Streamline Studying By Understanding Your True Learning Styles
Most of us have different learning styles, with the brain functioning in a very complex manner to memorize and retain important information. It can become easier to understand how to study, though when you begin paying closer attention to how you seem to learn best. Throughout the years, this may be on a trial and error basis, and your learning styles may vary depending on the content or degree, but as you enter your first year of law school at CDTA (looking forward to sizeable amounts of reading assignments and coursework overall), consider some factors:
- You may be an auditory learner. If so, this should work out very well in law school, and especially at CDTA, as you will learn so much through your online classes, with many lectures to draw from and watch at your convenience. You can also attend Saturday enrichment courses to strengthen your essay writing skills. Auditory listeners do much better by reading information out loud, as well as discussing topics with classmates, study group members, and anyone who may be interested!
- If you are a visual learner, this means you will learn much better with the obvious aids: pictures, illustrations, diagrams, and variations of text in color. Although these types of aids may not always be readily accessible in your classwork and study materials—or what you may be covering in a lecture—you can create them yourself, just adding to the learning reinforcement.
- Do you learn better in a more active or tactile environment? If so, it may be important for you to move around while you are studying, or as an online distance learner, you can even do so while watching lectures. You may find that gesturing or acting out your notes in some ways will help, along with using some of the same types of aids that visual learners do in creating diagrams and other more analytical models.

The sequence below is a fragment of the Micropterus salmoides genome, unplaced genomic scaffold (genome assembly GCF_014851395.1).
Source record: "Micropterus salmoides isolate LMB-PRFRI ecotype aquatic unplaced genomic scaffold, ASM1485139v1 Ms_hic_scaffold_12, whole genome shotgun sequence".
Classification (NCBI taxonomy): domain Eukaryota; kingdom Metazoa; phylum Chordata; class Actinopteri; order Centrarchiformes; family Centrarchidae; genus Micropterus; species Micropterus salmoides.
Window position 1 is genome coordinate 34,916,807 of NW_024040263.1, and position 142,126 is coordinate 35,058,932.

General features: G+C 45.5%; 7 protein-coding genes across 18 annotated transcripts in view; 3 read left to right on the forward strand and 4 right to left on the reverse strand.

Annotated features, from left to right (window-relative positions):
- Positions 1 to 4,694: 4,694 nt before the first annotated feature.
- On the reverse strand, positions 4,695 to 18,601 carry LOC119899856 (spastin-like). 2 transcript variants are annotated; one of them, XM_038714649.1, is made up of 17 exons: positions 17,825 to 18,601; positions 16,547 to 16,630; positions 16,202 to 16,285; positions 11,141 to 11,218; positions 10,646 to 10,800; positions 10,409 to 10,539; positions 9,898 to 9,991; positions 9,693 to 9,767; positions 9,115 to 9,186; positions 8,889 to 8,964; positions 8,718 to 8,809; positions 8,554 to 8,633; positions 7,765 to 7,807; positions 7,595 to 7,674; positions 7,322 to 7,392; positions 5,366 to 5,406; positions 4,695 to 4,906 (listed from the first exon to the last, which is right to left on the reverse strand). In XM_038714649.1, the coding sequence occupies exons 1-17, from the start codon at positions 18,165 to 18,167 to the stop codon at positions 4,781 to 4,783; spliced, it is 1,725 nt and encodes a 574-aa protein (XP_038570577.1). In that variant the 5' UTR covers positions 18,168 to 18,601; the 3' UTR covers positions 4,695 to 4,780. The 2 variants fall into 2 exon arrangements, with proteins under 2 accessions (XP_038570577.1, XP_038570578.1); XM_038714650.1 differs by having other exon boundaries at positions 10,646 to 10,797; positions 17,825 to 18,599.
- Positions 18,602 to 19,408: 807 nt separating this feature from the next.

- While most law students are successful if they excel at critical and analytical thinking, as well as writing and communication, they will all tend to learn differently and have varied preferences. It can be helpful in study groups to talk to other law students about the methods they find are best, as well as trading notes to get a different, and more comprehensive, perspective. The key is to retain the information and translate that later not only into passing the California Bar Exam but also in using it to help clients later in your career as a trial attorney.
Our mission at CDTA College of Law is to educate, train, and develop extraordinary legal advocates. Your legal education will be comprised of bar-tested academic subjects, skills training, and values reinforcement. Upon completion of your 4-year course of study, you will be fully qualified to take and pass the California Bar examination. Call us today at (760) 342-0900 or find out more online here.